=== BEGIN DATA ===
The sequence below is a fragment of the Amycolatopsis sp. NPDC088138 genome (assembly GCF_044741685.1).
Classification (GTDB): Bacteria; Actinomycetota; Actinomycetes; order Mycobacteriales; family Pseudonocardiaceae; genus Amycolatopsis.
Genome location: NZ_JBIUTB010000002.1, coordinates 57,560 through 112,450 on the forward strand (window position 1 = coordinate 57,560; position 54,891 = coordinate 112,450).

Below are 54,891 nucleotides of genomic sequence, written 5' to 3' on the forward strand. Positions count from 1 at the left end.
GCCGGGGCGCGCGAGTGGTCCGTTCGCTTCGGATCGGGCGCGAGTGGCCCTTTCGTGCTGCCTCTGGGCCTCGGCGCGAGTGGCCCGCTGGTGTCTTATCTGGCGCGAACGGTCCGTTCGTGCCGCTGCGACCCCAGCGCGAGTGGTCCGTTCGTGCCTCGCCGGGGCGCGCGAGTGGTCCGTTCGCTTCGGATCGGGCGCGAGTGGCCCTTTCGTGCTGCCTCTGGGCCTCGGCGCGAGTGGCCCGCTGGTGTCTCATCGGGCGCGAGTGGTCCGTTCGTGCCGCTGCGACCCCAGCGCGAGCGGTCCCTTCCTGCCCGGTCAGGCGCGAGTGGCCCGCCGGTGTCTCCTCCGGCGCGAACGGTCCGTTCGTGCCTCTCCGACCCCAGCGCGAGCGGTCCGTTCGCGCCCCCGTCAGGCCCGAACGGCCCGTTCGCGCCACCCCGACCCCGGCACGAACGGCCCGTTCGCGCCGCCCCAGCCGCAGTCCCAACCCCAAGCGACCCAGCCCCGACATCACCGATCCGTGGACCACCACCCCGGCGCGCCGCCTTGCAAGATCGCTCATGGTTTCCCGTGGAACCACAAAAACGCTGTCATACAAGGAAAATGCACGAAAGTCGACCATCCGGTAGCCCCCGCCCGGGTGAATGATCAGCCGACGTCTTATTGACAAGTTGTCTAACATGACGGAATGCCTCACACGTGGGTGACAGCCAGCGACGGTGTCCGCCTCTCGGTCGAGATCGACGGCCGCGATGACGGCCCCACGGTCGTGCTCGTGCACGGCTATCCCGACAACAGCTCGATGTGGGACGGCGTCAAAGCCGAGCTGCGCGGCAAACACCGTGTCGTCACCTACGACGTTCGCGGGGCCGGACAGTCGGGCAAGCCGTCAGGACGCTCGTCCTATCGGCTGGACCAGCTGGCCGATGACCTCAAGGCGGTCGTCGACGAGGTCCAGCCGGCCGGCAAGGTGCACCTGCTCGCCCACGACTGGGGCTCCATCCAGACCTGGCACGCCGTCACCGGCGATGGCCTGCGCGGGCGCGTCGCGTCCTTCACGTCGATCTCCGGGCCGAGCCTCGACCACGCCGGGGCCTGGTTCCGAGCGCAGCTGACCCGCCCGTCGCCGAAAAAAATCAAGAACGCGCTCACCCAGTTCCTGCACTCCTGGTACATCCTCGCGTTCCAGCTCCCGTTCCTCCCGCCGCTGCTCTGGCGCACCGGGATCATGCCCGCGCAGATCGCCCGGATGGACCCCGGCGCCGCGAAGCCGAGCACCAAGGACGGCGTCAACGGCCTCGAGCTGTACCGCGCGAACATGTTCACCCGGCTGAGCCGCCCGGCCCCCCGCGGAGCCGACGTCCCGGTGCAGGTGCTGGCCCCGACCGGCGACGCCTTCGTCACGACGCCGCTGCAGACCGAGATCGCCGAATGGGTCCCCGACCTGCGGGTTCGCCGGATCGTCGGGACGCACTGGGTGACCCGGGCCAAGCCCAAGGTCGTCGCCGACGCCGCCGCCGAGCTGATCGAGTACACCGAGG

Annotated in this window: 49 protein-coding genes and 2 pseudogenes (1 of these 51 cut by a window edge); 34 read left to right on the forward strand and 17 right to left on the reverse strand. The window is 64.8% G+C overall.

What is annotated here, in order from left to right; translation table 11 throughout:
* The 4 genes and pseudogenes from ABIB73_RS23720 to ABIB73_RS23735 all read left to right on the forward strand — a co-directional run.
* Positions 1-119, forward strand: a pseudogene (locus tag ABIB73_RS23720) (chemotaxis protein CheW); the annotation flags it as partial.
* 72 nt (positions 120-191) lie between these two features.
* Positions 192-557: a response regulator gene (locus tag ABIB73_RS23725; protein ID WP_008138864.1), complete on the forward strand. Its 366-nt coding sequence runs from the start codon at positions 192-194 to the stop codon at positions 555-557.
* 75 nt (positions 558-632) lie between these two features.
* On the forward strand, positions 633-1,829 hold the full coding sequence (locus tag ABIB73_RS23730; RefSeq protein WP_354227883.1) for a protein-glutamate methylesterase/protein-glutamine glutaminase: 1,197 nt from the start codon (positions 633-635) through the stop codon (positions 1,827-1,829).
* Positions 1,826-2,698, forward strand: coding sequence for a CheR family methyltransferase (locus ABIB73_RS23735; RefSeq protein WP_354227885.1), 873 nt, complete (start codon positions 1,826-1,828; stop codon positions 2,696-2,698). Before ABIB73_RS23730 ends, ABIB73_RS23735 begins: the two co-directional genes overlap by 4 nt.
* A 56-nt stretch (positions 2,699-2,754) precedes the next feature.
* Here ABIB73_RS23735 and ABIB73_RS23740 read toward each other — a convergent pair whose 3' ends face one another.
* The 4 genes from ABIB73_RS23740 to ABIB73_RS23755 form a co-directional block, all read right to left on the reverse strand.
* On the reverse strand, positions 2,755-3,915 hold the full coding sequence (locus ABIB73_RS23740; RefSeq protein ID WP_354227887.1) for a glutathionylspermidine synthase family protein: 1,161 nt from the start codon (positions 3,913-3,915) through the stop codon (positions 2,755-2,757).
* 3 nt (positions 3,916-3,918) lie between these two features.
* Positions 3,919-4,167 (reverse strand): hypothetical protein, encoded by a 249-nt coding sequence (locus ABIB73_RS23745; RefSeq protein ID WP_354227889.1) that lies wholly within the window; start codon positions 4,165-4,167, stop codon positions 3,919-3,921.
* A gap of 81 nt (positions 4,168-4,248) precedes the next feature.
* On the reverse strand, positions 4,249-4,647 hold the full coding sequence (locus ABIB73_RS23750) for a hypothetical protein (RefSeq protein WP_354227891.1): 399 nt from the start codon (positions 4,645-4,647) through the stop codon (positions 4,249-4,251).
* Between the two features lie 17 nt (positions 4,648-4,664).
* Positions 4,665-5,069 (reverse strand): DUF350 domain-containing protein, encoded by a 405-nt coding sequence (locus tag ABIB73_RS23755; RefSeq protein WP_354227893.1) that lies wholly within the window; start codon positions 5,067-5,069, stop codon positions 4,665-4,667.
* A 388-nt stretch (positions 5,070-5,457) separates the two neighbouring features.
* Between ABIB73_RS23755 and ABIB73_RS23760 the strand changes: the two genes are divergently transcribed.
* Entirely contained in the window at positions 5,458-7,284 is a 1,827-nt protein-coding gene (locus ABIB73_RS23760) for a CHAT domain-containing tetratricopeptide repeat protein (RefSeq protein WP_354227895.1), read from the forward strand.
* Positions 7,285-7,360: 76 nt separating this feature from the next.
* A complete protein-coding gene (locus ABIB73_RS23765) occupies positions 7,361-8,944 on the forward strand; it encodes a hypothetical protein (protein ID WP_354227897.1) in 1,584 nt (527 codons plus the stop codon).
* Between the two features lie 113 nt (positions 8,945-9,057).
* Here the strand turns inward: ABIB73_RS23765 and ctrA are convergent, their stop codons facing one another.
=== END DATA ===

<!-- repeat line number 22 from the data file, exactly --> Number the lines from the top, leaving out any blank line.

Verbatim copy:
* On the reverse strand, positions 4,249-4,647 hold the full coding sequence (locus ABIB73_RS23750) for a hypothetical protein (RefSeq protein WP_354227891.1): 399 nt from the start codon (positions 4,645-4,647) through the stop codon (positions 4,249-4,251).